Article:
Cover Date: January 1934
Volume 2 # 5
Copyright Date: December 15, 1933
Author: Lester Dent
Editor: John Nanovic
Story Length: 52,180 words
WHMC: The collection contains nine folders for this story, f.122-130.
Working Title: The Crew of Skeletons
Recurring Characters. The entire Iron Crew are all present in this story.
TABLE OF CONTENTS
Brand of the Werewolf by Kenneth Robeson
Jungle Gold by George Allan Moffatt
Blood of Lost Divers by Earl Griffin
Doc Savage Club
– Ideals and Goals
– The Code of Doc Savage
– Thomas McCarthy, Woodside, Long Island
– Jack Warren Bumbiner, Chicago, Illinois
– Roger Kenyon, Stonington, Connecticut
The treasure is valued at millions of dollars and is from the sack of Panama by Henry Morgan in 1670. Doc cites a book by the pirate Esquemeling. The book titled” The Buccaneers of America” by John Esquemeling was first published in 1678. The author is also known as Alexandre Olivier Exquemelin.
Doc gets a kiss from the pretty senorita and decides it is “entirely delicious.”
Pat Savage is introduced in this story. When he first sees her Monk remarks that she looks like she could be Doc’s sister. We learn that Renny is very wealthy as a result of his engineering expertise.
Doc and his crew travel by rail. The line heading west is operated by the Canadian Pacific Railway via passenger train. This was during the golden age of rail service when majestic steam locomotives crossed the continent. The actual train providing service between Toronto, Ontario and Vancouver, British Columbia during the time of the story was The Dominion.
“Fell’s Guide to Sunken Treasure Ships” records a tale about a ship that sunk in a cave. In May of 1866, the General Grant left from Port Phillip Bay at Melbourne, Australia. Shortly afterwards Lloyd’s of London listed the ship as missing. No word was to be heard of the missing ship until after two years had gone by. In 1868 the Amherst arrived in Melbourne with a passenger who gave a strange account of the General Grant’s fate.
A few days after leaving Port Phillip the General Grant ran into a heavy storm near the Disappointment Islands. The hapless ship was helpless in the grip of the storm and driven toward the rocky cliffs. Instead of crashing into the rocky walls, the ship was pushed into a large cavern. The masts were broken off at the top and the ship became wedged in the cavern. The ship sank the next morning and most of the passengers drowned. The survivors were marooned on a nearby island for two years before being rescued.
The Bantam cover for this story seems to have been inspired by the highly successful Wolfman series of movies from the 1940’s. The first acknowledge werewolf movie was 1913 short film titled “The Werewolf.” There is also a silent movie from 1925 titled “Wolf Blood” about a lumberjack who receives a blood transfusion from a wolf. As a result, the man begins to believe he is becoming a wolf.
Readers may wonder if Dent was influenced by some story he read in the pulps or elsewhere. “The Werewolf of Paris” by Guy Endore was published in March 1933 and became an immensely popular book. It may be only coincidence, but it is an interesting coincidence.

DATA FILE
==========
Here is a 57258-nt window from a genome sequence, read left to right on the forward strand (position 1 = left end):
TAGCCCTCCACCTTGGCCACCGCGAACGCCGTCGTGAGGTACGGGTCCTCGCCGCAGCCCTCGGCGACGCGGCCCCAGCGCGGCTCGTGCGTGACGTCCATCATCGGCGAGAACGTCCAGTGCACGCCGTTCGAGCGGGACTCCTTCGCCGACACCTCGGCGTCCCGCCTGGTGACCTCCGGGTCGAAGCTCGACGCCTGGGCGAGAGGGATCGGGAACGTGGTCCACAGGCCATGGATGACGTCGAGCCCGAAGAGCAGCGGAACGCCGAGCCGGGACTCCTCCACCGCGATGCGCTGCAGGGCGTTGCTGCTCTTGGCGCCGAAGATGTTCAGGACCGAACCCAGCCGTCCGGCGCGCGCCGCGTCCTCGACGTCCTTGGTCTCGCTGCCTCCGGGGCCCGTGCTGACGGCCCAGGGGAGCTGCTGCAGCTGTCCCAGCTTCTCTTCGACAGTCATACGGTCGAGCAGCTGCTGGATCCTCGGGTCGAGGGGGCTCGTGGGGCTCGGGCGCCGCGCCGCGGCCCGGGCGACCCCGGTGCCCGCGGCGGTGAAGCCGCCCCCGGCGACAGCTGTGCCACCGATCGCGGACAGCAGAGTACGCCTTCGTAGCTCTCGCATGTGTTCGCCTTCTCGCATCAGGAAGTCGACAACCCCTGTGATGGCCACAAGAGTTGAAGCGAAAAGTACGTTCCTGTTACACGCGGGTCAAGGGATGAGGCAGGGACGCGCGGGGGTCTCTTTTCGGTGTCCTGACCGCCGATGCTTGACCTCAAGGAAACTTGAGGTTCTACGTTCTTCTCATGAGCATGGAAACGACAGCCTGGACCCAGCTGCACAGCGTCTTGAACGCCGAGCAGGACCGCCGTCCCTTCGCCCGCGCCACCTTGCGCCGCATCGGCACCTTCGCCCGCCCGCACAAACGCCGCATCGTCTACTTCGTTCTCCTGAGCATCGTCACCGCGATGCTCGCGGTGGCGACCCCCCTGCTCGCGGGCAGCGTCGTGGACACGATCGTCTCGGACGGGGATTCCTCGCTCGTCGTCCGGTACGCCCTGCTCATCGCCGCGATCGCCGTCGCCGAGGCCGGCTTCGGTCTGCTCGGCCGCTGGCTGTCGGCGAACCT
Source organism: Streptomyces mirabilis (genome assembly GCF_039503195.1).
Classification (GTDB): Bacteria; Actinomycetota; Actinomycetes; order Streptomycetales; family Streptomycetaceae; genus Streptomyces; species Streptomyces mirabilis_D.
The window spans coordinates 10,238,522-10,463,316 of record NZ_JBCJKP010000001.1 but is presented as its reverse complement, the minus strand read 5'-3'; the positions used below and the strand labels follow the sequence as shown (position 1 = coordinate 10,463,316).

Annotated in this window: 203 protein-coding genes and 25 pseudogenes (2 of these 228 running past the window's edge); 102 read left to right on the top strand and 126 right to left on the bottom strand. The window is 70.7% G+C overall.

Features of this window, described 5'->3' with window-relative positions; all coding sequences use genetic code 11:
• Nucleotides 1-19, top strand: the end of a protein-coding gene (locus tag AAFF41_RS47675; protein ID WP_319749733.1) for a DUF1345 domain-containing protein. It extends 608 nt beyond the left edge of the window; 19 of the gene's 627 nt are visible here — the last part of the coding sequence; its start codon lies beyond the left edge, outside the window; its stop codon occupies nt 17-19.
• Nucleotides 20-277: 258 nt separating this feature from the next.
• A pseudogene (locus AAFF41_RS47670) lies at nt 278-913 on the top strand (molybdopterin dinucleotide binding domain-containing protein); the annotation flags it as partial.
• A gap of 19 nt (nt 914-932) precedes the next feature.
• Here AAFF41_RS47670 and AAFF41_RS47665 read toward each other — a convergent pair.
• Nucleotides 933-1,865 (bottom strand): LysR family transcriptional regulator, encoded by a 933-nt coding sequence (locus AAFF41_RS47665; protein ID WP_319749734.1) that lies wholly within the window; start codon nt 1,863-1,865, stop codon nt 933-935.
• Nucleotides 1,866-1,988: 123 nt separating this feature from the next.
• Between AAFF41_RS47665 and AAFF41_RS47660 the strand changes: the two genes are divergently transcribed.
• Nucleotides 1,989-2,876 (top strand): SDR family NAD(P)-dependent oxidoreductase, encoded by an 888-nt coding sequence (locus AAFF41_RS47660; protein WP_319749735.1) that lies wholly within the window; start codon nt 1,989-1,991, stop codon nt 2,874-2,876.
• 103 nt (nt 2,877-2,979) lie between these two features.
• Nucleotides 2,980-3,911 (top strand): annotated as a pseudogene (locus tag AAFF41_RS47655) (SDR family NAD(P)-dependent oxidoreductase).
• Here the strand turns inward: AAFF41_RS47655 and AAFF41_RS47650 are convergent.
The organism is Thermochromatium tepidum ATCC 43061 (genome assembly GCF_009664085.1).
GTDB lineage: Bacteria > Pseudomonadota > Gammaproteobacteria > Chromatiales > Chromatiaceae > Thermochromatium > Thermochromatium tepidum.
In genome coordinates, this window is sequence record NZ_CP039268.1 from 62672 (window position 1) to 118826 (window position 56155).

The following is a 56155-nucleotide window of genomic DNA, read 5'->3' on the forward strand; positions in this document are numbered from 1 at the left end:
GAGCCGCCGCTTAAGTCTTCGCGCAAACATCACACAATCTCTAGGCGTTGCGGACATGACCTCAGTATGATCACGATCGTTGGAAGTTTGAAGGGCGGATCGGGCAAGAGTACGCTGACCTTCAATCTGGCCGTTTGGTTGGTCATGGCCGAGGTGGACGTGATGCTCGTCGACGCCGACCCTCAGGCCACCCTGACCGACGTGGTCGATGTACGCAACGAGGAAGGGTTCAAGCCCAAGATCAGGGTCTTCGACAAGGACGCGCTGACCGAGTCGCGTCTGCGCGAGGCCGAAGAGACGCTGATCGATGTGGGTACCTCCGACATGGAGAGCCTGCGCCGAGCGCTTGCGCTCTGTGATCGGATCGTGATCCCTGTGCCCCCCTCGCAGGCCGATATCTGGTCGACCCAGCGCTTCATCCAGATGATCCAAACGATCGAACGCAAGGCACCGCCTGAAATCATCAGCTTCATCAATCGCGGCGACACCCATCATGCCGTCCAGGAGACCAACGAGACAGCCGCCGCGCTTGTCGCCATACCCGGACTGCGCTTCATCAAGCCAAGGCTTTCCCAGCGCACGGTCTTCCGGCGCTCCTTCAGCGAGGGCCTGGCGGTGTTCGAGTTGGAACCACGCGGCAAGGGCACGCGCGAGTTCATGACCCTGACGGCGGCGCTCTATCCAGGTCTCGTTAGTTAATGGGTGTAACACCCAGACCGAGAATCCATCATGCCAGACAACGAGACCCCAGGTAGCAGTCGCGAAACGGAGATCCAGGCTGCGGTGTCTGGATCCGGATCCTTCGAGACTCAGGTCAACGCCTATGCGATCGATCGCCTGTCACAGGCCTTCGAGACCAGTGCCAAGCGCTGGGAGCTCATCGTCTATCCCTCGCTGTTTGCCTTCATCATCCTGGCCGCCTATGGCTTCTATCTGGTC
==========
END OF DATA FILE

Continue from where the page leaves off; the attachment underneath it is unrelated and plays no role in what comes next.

Another more likely influence on Lester Dent and “Brand of the Werewolf” could come from his days playing at being a prospector and desert rat. An exciting legend exists concerning the Lost Ship of the Desert complete with the fascinating tale of a ship that traveled up the Colorado River and was marooned in the Salton Sea area of the Colorado Desert. Different versions of the story exist with the lost ship being a Spanish galleon and even a tale of it being an ancient Viking dragon ship. The pedigree varies from Thomas Cavendish’s ship, the Content, or the ship of Spanish explorer Juan de Iturbe whose ship carried a treasure of jewels and black pearls. Lester Dent traveled across the southwestern United Sates during the summer of 1932 finally ending up in Death Valley. He may have heard some of these stories during his adventure there.
The story has several points that support the idea of a real werewolf. In the chapter “The Werewolf Cries,” the narrative paints a situation designed to make the reader believe a werewolf is stalking the woodland estate of Alex Savage. The werewolf’s cries are described as an eerie sound that silenced the birds of the forest. The sound is said to possess an “incoherent horror.” The supernatural atmosphere is enhanced by the use of the term banshee to describe the strange cries. The term springs from Irish mythology and embodies a spirt that foretold death by a horrible screeching or screaming sound. The term keening is used to describe the traditional wailing sound made by Irish women. Patricia Savage’s servant, Boat Face, is adamant that the sound is a werewolf. There is no actual werewolf in the story, but the implication is used to create terror and introduce a certain supernatural element into the story’s early parts.